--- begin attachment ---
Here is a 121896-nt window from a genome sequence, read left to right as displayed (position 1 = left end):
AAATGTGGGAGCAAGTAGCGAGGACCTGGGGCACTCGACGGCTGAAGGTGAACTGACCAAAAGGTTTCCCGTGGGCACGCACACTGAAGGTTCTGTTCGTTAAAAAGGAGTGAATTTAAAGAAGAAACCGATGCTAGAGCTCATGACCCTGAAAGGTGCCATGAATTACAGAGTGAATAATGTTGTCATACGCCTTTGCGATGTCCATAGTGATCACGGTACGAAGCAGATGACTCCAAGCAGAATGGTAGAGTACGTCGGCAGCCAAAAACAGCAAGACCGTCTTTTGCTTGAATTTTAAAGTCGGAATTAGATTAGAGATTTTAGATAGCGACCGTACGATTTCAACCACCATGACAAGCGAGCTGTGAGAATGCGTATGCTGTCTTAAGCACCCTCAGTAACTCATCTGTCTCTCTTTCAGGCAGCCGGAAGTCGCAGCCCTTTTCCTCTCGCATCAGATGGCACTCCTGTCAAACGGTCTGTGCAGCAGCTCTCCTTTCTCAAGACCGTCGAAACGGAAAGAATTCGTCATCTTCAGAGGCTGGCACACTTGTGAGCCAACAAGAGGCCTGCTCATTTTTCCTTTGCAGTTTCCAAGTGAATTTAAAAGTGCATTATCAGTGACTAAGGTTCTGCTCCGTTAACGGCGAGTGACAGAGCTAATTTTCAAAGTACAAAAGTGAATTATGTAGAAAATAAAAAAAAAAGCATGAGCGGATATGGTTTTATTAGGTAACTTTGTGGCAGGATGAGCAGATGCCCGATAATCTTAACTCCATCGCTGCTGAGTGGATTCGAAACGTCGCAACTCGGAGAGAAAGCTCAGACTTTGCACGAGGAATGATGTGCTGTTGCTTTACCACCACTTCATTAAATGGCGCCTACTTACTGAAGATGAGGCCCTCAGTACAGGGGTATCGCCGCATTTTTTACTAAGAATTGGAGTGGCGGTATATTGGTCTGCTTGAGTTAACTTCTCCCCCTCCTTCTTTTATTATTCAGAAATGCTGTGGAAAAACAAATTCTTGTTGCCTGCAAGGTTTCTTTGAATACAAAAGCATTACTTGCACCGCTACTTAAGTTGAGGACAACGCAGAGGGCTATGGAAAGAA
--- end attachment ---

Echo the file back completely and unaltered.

Here is a 121896-nt window from a genome sequence, read left to right as displayed (position 1 = left end):
AAATGTGGGAGCAAGTAGCGAGGACCTGGGGCACTCGACGGCTGAAGGTGAACTGACCAAAAGGTTTCCCGTGGGCACGCACACTGAAGGTTCTGTTCGTTAAAAAGGAGTGAATTTAAAGAAGAAACCGATGCTAGAGCTCATGACCCTGAAAGGTGCCATGAATTACAGAGTGAATAATGTTGTCATACGCCTTTGCGATGTCCATAGTGATCACGGTACGAAGCAGATGACTCCAAGCAGAATGGTAGAGTACGTCGGCAGCCAAAAACAGCAAGACCGTCTTTTGCTTGAATTTTAAAGTCGGAATTAGATTAGAGATTTTAGATAGCGACCGTACGATTTCAACCACCATGACAAGCGAGCTGTGAGAATGCGTATGCTGTCTTAAGCACCCTCAGTAACTCATCTGTCTCTCTTTCAGGCAGCCGGAAGTCGCAGCCCTTTTCCTCTCGCATCAGATGGCACTCCTGTCAAACGGTCTGTGCAGCAGCTCTCCTTTCTCAAGACCGTCGAAACGGAAAGAATTCGTCATCTTCAGAGGCTGGCACACTTGTGAGCCAACAAGAGGCCTGCTCATTTTTCCTTTGCAGTTTCCAAGTGAATTTAAAAGTGCATTATCAGTGACTAAGGTTCTGCTCCGTTAACGGCGAGTGACAGAGCTAATTTTCAAAGTACAAAAGTGAATTATGTAGAAAATAAAAAAAAAAGCATGAGCGGATATGGTTTTATTAGGTAACTTTGTGGCAGGATGAGCAGATGCCCGATAATCTTAACTCCATCGCTGCTGAGTGGATTCGAAACGTCGCAACTCGGAGAGAAAGCTCAGACTTTGCACGAGGAATGATGTGCTGTTGCTTTACCACCACTTCATTAAATGGCGCCTACTTACTGAAGATGAGGCCCTCAGTACAGGGGTATCGCCGCATTTTTTACTAAGAATTGGAGTGGCGGTATATTGGTCTGCTTGAGTTAACTTCTCCCCCTCCTTCTTTTATTATTCAGAAATGCTGTGGAAAAACAAATTCTTGTTGCCTGCAAGGTTTCTTTGAATACAAAAGCATTACTTGCACCGCTACTTAAGTTGAGGACAACGCAGAGGGCTATGGAAAGAA